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Georgia Magazine feature: Martin Kagel

Alan Flurry

Our colleagues at Georgia Magazine published this Faculty Focus Q & A with Martin Kagel, Associate Provost for Global Engagement,

Office of Global Engagement.

A former associate dean in the Franklin, Kagel is the A.G. Steer Professor in Goethe Studies in the Franklin College.

A native of Germany, Kagel has spent decades teaching German studies and helping others understand the importance of the humanities and international studies. During his tenure at UGA, Kagel has served as the head of the Department of Germanic and Slavic Studies, as associate dean for humanities and international studies in the Franklin College and is currently overseeing UGA’s Office of Global Engagement. 

Kagel’s research has addressed subjects in German literature and culture from the eighteenth to the twenty-first century. He is especially interested in German-Jewish and European studies, as well as in uncovering the mechanics of the literary marketplace. Kagel has co-developed several programs at UGA, including student and faculty exchange programs between UGA and Ludwig Maximilian University of Munich, a minor in transnational European studies, and a dual-degree program in German and engineering that includes a year of study abroad. 

What first piqued your interest in German studies?

When I began my studies in Berlin, I was an eager student, hungry for more knowledge about my own country’s history and literature. I wanted to dig deeper, better understand German cultural attitudes and political developments and studying German literature offered a path to do so, a very enjoyable one at that. Later, when I studied in the U.S. at the University of Wisconsin-Madison, where I got my Ph.D., I learned to appreciate the American perspective on Germany, a unique outside perspective that opened up new and compelling questions.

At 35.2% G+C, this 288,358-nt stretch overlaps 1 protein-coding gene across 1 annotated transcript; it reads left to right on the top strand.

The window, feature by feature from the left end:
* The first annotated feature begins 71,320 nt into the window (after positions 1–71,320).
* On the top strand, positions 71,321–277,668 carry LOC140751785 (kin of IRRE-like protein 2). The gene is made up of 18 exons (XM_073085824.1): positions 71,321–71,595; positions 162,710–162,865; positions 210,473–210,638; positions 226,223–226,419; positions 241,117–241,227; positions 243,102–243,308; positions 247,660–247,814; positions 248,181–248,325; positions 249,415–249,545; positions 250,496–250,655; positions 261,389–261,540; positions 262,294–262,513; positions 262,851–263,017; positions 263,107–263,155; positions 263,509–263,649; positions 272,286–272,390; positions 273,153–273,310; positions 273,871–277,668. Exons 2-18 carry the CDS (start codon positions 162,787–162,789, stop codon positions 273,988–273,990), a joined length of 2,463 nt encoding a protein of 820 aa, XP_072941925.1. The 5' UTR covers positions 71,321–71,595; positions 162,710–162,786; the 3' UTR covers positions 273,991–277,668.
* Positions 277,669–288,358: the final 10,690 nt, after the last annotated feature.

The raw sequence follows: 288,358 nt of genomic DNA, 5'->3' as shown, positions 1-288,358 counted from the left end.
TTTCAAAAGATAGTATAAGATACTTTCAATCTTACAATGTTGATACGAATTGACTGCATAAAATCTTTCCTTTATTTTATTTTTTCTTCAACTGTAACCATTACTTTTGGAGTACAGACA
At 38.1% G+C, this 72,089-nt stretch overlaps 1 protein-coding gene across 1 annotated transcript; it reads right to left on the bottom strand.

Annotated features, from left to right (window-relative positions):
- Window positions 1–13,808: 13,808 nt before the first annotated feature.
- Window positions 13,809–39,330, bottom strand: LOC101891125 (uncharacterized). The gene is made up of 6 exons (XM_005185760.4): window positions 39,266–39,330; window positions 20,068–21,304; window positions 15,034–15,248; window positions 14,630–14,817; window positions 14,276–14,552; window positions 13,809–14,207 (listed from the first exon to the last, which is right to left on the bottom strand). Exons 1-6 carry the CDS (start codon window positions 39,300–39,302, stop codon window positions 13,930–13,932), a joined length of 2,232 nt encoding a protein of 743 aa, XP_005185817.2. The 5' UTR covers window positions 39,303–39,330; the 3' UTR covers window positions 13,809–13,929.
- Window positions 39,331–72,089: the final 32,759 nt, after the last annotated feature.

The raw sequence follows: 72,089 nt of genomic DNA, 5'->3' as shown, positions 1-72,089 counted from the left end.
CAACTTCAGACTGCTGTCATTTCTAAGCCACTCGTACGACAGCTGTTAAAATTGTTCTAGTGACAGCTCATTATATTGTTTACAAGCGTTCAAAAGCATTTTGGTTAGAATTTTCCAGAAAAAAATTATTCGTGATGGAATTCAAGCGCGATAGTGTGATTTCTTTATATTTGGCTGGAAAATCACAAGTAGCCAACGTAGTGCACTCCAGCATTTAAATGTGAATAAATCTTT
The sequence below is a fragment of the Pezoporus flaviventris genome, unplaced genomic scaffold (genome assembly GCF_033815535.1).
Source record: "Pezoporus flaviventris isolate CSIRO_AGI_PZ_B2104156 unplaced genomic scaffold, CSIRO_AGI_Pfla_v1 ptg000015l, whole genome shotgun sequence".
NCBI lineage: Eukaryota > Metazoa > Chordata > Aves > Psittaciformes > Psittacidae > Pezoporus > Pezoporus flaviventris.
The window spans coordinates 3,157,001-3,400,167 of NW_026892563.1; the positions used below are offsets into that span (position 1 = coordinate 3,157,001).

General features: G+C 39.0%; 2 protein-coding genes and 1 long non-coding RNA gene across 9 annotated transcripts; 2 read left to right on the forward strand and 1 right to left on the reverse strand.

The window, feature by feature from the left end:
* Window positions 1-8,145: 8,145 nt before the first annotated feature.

Why are humanities courses valuable for students?

Because we are human. There is so much you can learn from study in the humanities. You learn about people’s motivations, how societies function, how to describe your feelings and those of others, about ethical quandaries one can face, and what gives meaning to our lives. And, of course, foreign language and intercultural studies are part of the humanities. No education is complete without extensive study in the humanities. 

You currently serve as associate provost for global engagement. How important are students’ international experiences? 

In an ideal world, every student at UGA would have the opportunity to study abroad. Why? Because the experience of being in a culture that’s not your own teaches you invaluable lessons about cultural difference, about the diversity of peoples, about economic and educational disparities, how others see us, as Americans, and about how our actions here impacts people’s lives in other parts of the world. We want our students to be global citizens. Study abroad plays an essential role in this endeavor. 


Image: Photo of Martin Kagel by Peter Frey for Georgia Magazine, in the fall 2022 issue.



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